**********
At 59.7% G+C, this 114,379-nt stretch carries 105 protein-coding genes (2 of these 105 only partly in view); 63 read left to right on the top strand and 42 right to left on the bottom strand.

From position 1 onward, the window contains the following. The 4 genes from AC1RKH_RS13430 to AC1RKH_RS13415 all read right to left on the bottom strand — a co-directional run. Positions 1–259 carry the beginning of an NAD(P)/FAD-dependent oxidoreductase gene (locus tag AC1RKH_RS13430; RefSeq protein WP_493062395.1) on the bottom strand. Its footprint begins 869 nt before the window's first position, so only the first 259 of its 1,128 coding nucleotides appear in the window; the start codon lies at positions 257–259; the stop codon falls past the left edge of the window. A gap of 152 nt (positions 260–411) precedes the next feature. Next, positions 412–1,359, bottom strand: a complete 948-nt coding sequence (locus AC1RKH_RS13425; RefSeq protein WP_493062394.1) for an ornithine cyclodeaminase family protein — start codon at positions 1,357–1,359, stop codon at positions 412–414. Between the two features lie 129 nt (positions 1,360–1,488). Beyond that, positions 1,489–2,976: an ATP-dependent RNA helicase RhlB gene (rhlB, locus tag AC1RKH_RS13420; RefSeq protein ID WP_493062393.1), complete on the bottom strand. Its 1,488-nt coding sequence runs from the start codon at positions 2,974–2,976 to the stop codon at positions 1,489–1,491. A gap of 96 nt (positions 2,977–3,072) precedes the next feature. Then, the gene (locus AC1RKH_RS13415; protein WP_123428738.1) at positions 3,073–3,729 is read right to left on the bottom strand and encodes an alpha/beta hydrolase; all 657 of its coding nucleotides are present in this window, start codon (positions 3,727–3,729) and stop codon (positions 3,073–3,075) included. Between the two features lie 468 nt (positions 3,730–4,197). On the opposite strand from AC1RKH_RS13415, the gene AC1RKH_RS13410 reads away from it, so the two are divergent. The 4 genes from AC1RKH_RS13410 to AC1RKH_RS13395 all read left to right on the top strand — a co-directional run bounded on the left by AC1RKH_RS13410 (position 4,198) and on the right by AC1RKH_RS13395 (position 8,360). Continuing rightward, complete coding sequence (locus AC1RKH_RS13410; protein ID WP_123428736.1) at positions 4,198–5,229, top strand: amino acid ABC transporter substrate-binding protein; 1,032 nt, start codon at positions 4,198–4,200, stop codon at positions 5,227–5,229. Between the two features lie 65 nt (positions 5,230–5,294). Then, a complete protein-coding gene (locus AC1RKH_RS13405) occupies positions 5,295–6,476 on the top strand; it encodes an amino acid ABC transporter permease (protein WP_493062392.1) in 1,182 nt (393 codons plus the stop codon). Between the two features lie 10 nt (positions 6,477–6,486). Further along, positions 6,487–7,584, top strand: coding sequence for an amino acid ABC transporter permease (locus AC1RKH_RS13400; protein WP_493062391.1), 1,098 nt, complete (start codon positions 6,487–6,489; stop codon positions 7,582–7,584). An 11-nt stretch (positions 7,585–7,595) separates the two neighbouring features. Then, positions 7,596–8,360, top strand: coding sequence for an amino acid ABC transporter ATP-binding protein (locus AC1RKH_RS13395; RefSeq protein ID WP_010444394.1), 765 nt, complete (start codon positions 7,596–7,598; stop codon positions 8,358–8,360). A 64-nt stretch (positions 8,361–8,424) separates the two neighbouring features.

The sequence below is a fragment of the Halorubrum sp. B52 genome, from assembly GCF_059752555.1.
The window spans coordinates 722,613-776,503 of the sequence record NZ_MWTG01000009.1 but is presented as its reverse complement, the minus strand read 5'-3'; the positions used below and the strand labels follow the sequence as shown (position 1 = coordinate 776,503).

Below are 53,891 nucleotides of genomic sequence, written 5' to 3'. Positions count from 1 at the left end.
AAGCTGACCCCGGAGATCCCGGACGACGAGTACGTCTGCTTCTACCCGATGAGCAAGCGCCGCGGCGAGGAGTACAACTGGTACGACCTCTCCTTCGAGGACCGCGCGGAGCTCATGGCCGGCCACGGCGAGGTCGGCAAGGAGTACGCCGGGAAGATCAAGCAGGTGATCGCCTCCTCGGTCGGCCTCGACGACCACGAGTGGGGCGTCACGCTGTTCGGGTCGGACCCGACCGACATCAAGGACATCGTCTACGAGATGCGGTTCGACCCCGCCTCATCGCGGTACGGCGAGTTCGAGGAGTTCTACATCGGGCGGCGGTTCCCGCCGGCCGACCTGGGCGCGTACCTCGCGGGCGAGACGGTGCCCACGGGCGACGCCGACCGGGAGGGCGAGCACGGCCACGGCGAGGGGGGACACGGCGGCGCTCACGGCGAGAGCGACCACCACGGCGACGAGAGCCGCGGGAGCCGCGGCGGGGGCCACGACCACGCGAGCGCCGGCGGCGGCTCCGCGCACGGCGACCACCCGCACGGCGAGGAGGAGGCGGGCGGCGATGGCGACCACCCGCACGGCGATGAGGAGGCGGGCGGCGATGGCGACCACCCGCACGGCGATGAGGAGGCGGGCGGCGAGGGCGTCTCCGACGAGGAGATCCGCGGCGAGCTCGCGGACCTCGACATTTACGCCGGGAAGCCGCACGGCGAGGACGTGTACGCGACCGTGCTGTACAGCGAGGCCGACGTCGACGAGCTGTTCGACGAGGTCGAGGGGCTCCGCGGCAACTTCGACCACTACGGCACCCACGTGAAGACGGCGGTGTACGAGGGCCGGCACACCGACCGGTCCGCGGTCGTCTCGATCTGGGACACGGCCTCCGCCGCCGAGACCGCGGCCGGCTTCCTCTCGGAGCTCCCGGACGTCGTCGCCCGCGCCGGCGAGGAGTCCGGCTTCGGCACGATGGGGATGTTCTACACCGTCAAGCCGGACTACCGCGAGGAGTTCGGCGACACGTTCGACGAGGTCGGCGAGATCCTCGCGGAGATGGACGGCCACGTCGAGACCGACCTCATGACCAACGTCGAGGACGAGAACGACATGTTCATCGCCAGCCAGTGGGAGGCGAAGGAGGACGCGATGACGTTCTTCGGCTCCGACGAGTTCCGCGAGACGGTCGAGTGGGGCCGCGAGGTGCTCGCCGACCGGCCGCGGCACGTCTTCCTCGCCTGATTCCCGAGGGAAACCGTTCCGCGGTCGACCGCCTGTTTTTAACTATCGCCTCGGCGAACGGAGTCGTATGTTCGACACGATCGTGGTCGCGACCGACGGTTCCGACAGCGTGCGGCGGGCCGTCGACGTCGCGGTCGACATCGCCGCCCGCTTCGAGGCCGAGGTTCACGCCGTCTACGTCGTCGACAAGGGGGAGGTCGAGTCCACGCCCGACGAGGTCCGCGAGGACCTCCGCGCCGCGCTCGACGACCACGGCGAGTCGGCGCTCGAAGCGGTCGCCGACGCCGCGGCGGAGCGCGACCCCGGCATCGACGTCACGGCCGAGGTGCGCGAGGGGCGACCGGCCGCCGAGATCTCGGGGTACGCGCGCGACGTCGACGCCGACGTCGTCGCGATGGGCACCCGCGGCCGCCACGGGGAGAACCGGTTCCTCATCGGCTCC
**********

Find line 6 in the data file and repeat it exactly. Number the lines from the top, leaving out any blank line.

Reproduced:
AAGCTGACCCCGGAGATCCCGGACGACGAGTACGTCTGCTTCTACCCGATGAGCAAGCGCCGCGGCGAGGAGTACAACTGGTACGACCTCTCCTTCGAGGACCGCGCGGAGCTCATGGCCGGCCACGGCGAGGTCGGCAAGGAGTACGCCGGGAAGATCAAGCAGGTGATCGCCTCCTCGGTCGGCCTCGACGACCACGAGTGGGGCGTCACGCTGTTCGGGTCGGACCCGACCGACATCAAGGACATCGTCTACGAGATGCGGTTCGACCCCGCCTCATCGCGGTACGGCGAGTTCGAGGAGTTCTACATCGGGCGGCGGTTCCCGCCGGCCGACCTGGGCGCGTACCTCGCGGGCGAGACGGTGCCCACGGGCGACGCCGACCGGGAGGGCGAGCACGGCCACGGCGAGGGGGGACACGGCGGCGCTCACGGCGAGAGCGACCACCACGGCGACGAGAGCCGCGGGAGCCGCGGCGGGGGCCACGACCACGCGAGCGCCGGCGGCGGCTCCGCGCACGGCGACCACCCGCACGGCGAGGAGGAGGCGGGCGGCGATGGCGACCACCCGCACGGCGATGAGGAGGCGGGCGGCGATGGCGACCACCCGCACGGCGATGAGGAGGCGGGCGGCGAGGGCGTCTCCGACGAGGAGATCCGCGGCGAGCTCGCGGACCTCGACATTTACGCCGGGAAGCCGCACGGCGAGGACGTGTACGCGACCGTGCTGTACAGCGAGGCCGACGTCGACGAGCTGTTCGACGAGGTCGAGGGGCTCCGCGGCAACTTCGACCACTACGGCACCCACGTGAAGACGGCGGTGTACGAGGGCCGGCACACCGACCGGTCCGCGGTCGTCTCGATCTGGGACACGGCCTCCGCCGCCGAGACCGCGGCCGGCTTCCTCTCGGAGCTCCCGGACGTCGTCGCCCGCGCCGGCGAGGAGTCCGGCTTCGGCACGATGGGGATGTTCTACACCGTCAAGCCGGACTACCGCGAGGAGTTCGGCGACACGTTCGACGAGGTCGGCGAGATCCTCGCGGAGATGGACGGCCACGTCGAGACCGACCTCATGACCAACGTCGAGGACGAGAACGACATGTTCATCGCCAGCCAGTGGGAGGCGAAGGAGGACGCGATGACGTTCTTCGGCTCCGACGAGTTCCGCGAGACGGTCGAGTGGGGCCGCGAGGTGCTCGCCGACCGGCCGCGGCACGTCTTCCTCGCCTGATTCCCGAGGGAAACCGTTCCGCGGTCGACCGCCTGTTTTTAACTATCGCCTCGGCGAACGGAGTCGTATGTTCGACACGATCGTGGTCGCGACCGACGGTTCCGACAGCGTGCGGCGGGCCGTCGACGTCGCGGTCGACATCGCCGCCCGCTTCGAGGCCGAGGTTCACGCCGTCTACGTCGTCGACAAGGGGGAGGTCGAGTCCACGCCCGACGAGGTCCGCGAGGACCTCCGCGCCGCGCTCGACGACCACGGCGAGTCGGCGCTCGAAGCGGTCGCCGACGCCGCGGCGGAGCGCGACCCCGGCATCGACGTCACGGCCGAGGTGCGCGAGGGGCGACCGGCCGCCGAGATCTCGGGGTACGCGCGCGACGTCGACGCCGACGTCGTCGCGATGGGCACCCGCGGCCGCCACGGGGAGAACCGGTTCCTCATCGGCTCC